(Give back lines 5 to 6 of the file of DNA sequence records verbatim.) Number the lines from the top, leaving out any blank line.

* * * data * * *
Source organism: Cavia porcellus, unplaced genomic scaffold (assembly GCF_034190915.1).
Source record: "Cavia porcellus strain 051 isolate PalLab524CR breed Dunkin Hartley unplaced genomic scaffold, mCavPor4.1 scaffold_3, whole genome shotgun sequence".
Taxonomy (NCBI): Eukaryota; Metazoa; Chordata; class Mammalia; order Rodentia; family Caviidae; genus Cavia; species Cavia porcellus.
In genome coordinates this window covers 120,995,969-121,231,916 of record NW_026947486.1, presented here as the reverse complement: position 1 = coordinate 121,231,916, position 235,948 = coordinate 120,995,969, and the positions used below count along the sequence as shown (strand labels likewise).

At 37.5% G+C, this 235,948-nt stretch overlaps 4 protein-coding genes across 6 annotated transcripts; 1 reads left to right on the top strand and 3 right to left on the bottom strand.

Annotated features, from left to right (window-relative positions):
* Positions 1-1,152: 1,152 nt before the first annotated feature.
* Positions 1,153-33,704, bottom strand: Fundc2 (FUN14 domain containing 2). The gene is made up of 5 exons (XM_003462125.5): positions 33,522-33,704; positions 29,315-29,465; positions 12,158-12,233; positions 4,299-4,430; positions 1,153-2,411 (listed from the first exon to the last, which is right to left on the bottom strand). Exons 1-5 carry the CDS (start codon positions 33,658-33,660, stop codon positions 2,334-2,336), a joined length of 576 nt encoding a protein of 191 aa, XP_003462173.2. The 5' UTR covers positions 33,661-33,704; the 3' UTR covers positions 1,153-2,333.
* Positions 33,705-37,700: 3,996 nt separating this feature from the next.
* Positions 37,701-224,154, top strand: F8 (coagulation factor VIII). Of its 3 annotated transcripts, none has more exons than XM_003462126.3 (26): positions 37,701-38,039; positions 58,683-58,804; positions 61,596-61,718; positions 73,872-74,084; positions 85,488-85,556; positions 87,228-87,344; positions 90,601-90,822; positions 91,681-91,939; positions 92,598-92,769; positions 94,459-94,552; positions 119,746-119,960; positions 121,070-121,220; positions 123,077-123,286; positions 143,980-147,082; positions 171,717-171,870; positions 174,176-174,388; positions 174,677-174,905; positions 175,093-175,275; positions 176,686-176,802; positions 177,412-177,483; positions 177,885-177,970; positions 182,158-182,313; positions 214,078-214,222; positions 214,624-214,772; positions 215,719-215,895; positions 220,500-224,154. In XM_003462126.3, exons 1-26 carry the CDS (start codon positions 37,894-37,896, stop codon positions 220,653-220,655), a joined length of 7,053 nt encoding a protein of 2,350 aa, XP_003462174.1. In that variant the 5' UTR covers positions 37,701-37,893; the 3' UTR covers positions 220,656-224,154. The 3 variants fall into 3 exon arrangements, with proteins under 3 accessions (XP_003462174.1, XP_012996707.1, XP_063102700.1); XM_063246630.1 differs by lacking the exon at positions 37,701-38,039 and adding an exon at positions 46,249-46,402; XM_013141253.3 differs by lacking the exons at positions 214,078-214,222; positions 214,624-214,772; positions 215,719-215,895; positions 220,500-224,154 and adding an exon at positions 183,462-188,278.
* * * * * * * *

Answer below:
At 37.5% G+C, this 235,948-nt stretch overlaps 4 protein-coding genes across 6 annotated transcripts; 1 reads left to right on the top strand and 3 right to left on the bottom strand.

Annotated features, from left to right (window-relative positions):